I’m 29 today. I finally feel fully adult, because no part of a 29-year-old can claim to still be a kid. It feels really good!
As I’ve done since birthday 22, I’m sharing some reflections with the world today. I’ve come to know that my mental and emotional health depend on my living authentically and connecting with people over shared values, passions, joys, and outlooks. I’m feeling a lot of clarity around this very adult birthday. And because I want to live honestly and connect with anyone who shares any of what’s most meaningful to me, I’m offering the following gratefully, authentically, humbly, and vulnerably. What follows is long and very personal.
The last year was the most intense, full, painful, and thrilling of my 29 so far. A year ago today, I was in my first semester of law school and reeling from half a dozen painful events that hit in September, October, and November. The presidential election came in the middle of a series of personal traumas that piled on top of each other, and I spent December desperately trying to stabilize, to find anything to grab on to, to find some joy and security in the middle of so much confusion, fear, and sadness.
I started succeeding over my winter break. In those weeks, sleep, time with family and friends, and the first notions of changes I would make to my life helped me steady myself, feel some happiness again, and think clearly enough to begin turning ideas into action.
Mostly by accident, I threw myself into political organizing. Two efforts I started with little thought in January blew up, and I quickly found myself working harder and more passionately than I had in years, to be politically engaged and help others be the same. Political organizing took over my life, squeezing out law school through the winter and spring, exhausting me but giving me purpose and hope I had lost in 2016.
At the same time, I decided to live intentionally in a way I hadn’t done before. After a traumatic breakup last year, when I began dating again in January, I decided to dive into something scary and new, resolving to only date people committed to non-monogamy. I began meeting people in a new way, exploring a form of romance and connection that before had intrigued me but seemed unrealistic, too difficult, too radical, and somehow unfair.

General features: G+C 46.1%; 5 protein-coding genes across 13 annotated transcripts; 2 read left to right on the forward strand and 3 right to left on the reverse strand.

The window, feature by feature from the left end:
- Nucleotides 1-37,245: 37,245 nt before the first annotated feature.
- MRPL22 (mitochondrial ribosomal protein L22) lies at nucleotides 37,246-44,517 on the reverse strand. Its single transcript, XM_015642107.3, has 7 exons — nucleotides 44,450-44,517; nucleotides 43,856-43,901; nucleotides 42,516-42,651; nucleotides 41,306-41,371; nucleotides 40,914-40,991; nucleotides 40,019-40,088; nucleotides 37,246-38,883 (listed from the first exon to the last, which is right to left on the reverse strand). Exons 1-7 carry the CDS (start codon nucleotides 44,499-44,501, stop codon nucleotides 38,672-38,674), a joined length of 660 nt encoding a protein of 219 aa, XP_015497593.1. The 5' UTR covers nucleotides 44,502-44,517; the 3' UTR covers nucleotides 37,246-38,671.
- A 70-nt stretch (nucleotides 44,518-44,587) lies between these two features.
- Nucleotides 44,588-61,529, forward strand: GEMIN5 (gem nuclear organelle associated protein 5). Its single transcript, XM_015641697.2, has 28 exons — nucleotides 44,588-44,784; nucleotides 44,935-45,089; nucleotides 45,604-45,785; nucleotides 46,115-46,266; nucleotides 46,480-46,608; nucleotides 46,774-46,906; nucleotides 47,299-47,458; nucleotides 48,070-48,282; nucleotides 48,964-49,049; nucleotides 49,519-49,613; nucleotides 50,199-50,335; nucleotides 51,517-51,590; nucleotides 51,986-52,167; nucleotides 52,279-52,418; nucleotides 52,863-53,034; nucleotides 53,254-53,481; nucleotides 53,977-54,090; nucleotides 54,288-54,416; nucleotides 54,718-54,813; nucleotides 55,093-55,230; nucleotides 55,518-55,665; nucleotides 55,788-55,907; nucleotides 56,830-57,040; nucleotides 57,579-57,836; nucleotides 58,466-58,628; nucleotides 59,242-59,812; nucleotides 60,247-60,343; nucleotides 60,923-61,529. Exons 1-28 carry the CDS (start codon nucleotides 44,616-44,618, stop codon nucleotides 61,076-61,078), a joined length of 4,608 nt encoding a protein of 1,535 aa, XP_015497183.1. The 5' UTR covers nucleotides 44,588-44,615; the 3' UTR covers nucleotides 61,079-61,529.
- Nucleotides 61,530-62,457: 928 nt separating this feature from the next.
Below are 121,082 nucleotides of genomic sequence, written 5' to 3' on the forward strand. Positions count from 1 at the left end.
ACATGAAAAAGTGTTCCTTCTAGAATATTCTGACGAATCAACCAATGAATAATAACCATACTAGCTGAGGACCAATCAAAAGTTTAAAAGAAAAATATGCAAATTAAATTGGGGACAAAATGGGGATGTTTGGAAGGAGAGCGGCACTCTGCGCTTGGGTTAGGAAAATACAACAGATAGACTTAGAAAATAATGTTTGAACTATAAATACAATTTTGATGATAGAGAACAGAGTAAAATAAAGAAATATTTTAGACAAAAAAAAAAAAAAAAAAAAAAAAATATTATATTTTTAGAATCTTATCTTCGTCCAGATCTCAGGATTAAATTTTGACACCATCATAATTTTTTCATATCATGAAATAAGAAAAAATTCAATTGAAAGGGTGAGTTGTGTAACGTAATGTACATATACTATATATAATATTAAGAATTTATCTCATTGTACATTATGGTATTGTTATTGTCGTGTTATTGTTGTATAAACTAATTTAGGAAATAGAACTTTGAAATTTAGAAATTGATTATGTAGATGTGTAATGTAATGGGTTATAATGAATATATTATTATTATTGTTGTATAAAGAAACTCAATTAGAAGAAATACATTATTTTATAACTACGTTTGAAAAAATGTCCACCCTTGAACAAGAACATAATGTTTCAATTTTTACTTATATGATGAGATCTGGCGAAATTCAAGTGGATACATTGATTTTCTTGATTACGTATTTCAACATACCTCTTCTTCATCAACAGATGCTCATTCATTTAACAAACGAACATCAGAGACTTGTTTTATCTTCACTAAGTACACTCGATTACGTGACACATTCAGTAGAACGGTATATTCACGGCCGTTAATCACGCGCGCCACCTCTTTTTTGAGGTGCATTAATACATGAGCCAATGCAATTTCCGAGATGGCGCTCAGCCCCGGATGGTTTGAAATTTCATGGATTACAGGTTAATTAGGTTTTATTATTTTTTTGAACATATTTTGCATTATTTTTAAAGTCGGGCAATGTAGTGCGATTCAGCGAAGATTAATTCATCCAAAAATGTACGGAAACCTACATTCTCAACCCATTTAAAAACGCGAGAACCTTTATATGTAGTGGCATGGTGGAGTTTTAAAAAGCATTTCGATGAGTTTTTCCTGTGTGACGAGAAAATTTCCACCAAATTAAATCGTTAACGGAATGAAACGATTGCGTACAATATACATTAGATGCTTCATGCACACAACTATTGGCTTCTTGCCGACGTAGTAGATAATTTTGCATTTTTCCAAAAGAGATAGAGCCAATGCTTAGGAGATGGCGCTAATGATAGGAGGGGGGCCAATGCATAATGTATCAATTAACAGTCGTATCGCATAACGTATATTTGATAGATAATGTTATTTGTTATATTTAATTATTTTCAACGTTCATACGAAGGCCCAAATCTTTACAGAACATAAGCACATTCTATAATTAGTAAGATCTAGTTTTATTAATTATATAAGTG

For my first summer in law school, I decided to go to the South, and I wanted to work for an organization fighting unapologetically for justice. Fate brought me to literally the perfect organization, run by the most incredible person, in a city I quickly came to love. Over nearly three months in Nashville, working with the No Exceptions Prison Collective and Jeannie Alexander, absorbed into communities unlike any I had known before, I saw new ways of living, new ways of working and struggling, and new ways of being in the world.
In these last few months, since getting back to New York, starting my second year of law school, continuing to organize, and building a new romantic relationship, I’ve settled into new identities and become confident embracing ideas that I had previously minimized or rejected out of fear or ingrained thinking. I’ve finally admitted to myself that, over the rest of my adult life, I wouldn’t be happy living a life resembling the one I grew up with, the one that for nearly 30 years I assumed I’d keep living, or the lives of most people I know. Here are some of the things that I now know will be central to my happiness in the years to come:
—Non-monogamy. Shedding culturally dominant ideas about how to relate to people romantically and sexually has liberated me in ways that extend far beyond just my romantic and sexual relationships. All of my relationships feel richer and more honest now that I’ve begun living so intentionally and so vulnerably in such a critical area of life. This new way of being with people has taken and continues to take new kinds of effort, which I’m very proud of myself for making. But it’s also been made possible by the people who have been exploring with me, guiding and supporting me, and doing work with me. Most wonderfully, I have a partner I adore, and our relationship has been more honest and mutually supportive than the relationships I built before this year.